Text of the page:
What could the impact of fraud in the metaverse be?


The development of technology in recent decades has seen us move from personal computers to virtual reality in a fairly short time frame. One key example of virtual reality – the metaverse – has begun to take hold. 

While there are many involved in tech-focused industries that know, and are excited for the potential of the metaverse and what it could bring, there is still a broad mainstream of people who know little to nothing of the technology.

Defined by TechTarget, the metaverse is a vision of what many in the computer industry believe is the next iteration of the internet – a single, shared, immersive, persistent, 3D virtual space where humans experience life in ways they could not in the physical world.

This could include touring cities, experiencing thrills and walking through historic monuments. However, for those in the financial world – the metaverse could offer a completely new way of trading and building digital assets.

Forbes gave an example of how finance and the metaverse could interlink. One example is virtual branches, where banks can sell banking products to digitally-native consumers or provide customer service to existing ones. It also cited Zelf, a startup that offers regulated services for transferring money between virtual worlds and the real world, as well as trading in-game items between players.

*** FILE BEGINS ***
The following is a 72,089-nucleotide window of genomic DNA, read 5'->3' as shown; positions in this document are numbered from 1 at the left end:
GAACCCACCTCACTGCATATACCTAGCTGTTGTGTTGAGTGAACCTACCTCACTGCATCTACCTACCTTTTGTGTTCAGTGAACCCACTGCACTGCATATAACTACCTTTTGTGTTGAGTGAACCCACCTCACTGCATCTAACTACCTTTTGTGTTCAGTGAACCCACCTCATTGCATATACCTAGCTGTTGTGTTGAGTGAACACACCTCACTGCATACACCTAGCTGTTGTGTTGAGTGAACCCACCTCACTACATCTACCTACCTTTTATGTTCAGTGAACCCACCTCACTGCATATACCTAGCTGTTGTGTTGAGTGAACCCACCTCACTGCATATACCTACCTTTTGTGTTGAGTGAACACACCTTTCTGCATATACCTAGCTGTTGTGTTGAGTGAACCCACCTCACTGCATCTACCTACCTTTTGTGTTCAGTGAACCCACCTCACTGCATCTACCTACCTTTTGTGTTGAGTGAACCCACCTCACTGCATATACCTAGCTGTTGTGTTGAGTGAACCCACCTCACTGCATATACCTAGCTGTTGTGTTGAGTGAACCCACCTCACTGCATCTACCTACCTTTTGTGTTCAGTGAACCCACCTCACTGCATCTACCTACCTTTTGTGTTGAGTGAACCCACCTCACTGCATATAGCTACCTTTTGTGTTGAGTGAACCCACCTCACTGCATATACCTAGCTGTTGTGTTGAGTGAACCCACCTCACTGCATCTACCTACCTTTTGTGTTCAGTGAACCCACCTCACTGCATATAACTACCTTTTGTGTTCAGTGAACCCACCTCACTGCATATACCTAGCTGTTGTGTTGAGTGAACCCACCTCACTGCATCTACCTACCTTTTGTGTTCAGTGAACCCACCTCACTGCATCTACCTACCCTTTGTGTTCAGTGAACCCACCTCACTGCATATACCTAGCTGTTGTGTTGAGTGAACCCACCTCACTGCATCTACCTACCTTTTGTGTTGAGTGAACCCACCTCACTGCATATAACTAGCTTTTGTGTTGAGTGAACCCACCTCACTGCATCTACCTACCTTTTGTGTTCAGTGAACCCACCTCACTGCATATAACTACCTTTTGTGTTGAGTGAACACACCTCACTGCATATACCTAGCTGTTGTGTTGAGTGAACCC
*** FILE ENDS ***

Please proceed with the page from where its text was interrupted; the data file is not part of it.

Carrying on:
With such important – and potentially vulnerable – processes taking place, could this open the door to mass fraud?

According to Muinmos CEO Remonda Kirketerp-Møller, this may not be the case. “I think the metaverse will actually be safer than the internet, as it is likely to have, at least at the beginning, two points-of-verification, whereas the internet only has one.”

She continued, “In the early days of the internet – those of us who are old enough to remember those dark ages can attest – it was very common to distrust data presented there. And for a good reason: a lot of the data online, back then, was simply inaccurate. Historical facts were changed; typos were frequent and all-in-all not enough emphasis was put on the quality of the data.”

Kirketerp-Møller explained that a potential reason for this was due to the novelty of the internet at the time. “A lot has changed since then. The web today contains mostly reliable information, vetted and re-checked. A substantial part of the global financial transactions are being performed using it and it includes a very large number of control mechanisms meant to make sure the web keeps being both the world’s nervous system and memory alike.”

The Muinmos CEO believes a similar process may happen in the metaverse, due to the innate similarities of the two. “Both are digital representations of an envisaged reality, ‘cyber’ worlds which are infinite in nature, but are presented to their visitors in different interfaces.”

On this, Kirketerp-Møller explains that the world wide web is two dimensional – in that one can scroll up and down, go back to the previous page and more. However, the metaverse is a virtual, three dimensional world.